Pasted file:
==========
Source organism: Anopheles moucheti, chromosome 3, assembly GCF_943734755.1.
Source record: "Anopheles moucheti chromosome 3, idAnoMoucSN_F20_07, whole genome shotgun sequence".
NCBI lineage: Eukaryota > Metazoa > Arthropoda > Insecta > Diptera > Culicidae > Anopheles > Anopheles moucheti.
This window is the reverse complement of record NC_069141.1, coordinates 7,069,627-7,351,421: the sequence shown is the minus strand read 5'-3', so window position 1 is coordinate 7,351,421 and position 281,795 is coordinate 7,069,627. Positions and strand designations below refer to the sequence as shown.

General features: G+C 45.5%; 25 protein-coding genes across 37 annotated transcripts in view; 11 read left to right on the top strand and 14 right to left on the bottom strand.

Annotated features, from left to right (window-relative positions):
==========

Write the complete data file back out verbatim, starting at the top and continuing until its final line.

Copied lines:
Source organism: Anopheles moucheti, chromosome 3, assembly GCF_943734755.1.
Source record: "Anopheles moucheti chromosome 3, idAnoMoucSN_F20_07, whole genome shotgun sequence".
NCBI lineage: Eukaryota > Metazoa > Arthropoda > Insecta > Diptera > Culicidae > Anopheles > Anopheles moucheti.
This window is the reverse complement of record NC_069141.1, coordinates 7,069,627-7,351,421: the sequence shown is the minus strand read 5'-3', so window position 1 is coordinate 7,351,421 and position 281,795 is coordinate 7,069,627. Positions and strand designations below refer to the sequence as shown.

General features: G+C 45.5%; 25 protein-coding genes across 37 annotated transcripts in view; 11 read left to right on the top strand and 14 right to left on the bottom strand.

Annotated features, from left to right (window-relative positions):